For Managers & Owners

Management – Licensees & Approved Managers

RhED is not a regulatory service.

RhED is able to provide information and support to people who work as licensees and managers.

Email or phone 1800 458 752 for more information.

In your role as a licensee or an approved manager, you are subject to a number of circumstances that may affect you legally. This information has been put together for the purpose of bringing some of these circumstances to your attention, so that you may become aware of your rights and responsibilities. If you find yourself in a situation whereby you become subject to the jurisdiction of the law through legal action, we advise that you obtain the appropriate professional advice and representation. RhED is able to help in referrals to experienced practitioners.

Managing a brothel or escort agency requires you to comply with the Sex Work Act 1994 and Sex Work Control Regulations 2006. You must also comply with many other laws, including public health, occupational health and safety, and equal opportunity.

Applying for a licence to run a brothel or escort agency

Only people (not companies) can apply for a sex work service provider’s licence. To apply, you must:

  • be at least 18
  • not have been found guilty or convicted of an indictable offence that renders the grant of a licence against the public interest, having regard to the nature of the offence and the date on which the offence was committed
  • not have had a sex work service provider’s licence granted or cancelled in the last five years
  • not be an associate of an individual or body corporate that has been convicted or found guilty of an indictable offence in the last five years which renders the grant of a licence against the public interest, having regard to the nature of the offence and the date on which the offence was committed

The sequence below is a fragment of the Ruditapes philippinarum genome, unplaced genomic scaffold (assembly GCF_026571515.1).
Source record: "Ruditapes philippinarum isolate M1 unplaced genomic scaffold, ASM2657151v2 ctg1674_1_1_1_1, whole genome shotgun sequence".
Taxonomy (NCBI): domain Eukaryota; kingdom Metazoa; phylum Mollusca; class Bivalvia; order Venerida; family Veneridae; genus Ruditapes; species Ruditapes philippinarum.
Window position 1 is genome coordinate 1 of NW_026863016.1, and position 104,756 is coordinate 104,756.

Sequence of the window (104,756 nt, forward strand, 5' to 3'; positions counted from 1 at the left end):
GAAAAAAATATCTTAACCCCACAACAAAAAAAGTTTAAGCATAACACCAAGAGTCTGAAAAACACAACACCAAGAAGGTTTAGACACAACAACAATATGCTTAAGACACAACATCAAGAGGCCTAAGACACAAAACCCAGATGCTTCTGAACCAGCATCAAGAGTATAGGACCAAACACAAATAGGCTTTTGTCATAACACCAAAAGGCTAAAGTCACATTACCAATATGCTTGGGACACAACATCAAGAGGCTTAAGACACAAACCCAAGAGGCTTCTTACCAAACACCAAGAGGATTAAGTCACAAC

• not be an associate of a body corporate a director or secretary of which has been convicted or found guilty of an indictable offence in the last five years which renders the grant of a licence against the public interest, having regard to the nature of the offence and the date on which the offence was committed
  • not be an insolvent under administration
  • not be a represented person under the Guardianship and Administration Act 1986.

Each individual or partner in a partnership must complete and lodge two forms:

Current application and licence fees can be found here

To download an application form go to

Applying for registration as approved managers

To download an application form go to

Each applicant for a brothel manager license must provide:

  • A completed consent to Criminal History and Other Record Check form.
  • Certified Copies of 100 points of Identification Documents
  • A certified copy of your passport (including Visa details) if you are not an Australian Citizen.
  • ONE recent passport size colour photograph (not more than 3 months old).

The cost of the application is $491.90 (as at March 2019).

The approved manager license is to be renewed every three years.

Registration required for each specific brothel/agency

It is the licensee’s responsibility to inform the Business Licensing Authority (BLA), of the details of the approved managers they have on staff.

However, as a courtesy, approved managers can also notify the BLA in writing, by fax or phone of the brothels/agencies that you are employed by.

Specific legal responsibilities/liabilities

Whilst an approved manager is acting in their supervisory capacity – on the premises or on the phone – their responsibilities include:

  • Ensuring no illegal activities are undertaken on the premises (ie illegal drug taking or selling, the presence of underage persons, alcohol consumption)
  • Remaining available for any responsible authorities such as police, the Department of Immigration and Border Protection, the Department of Health, Consumer Affairs Enforcement, to contact if they need to;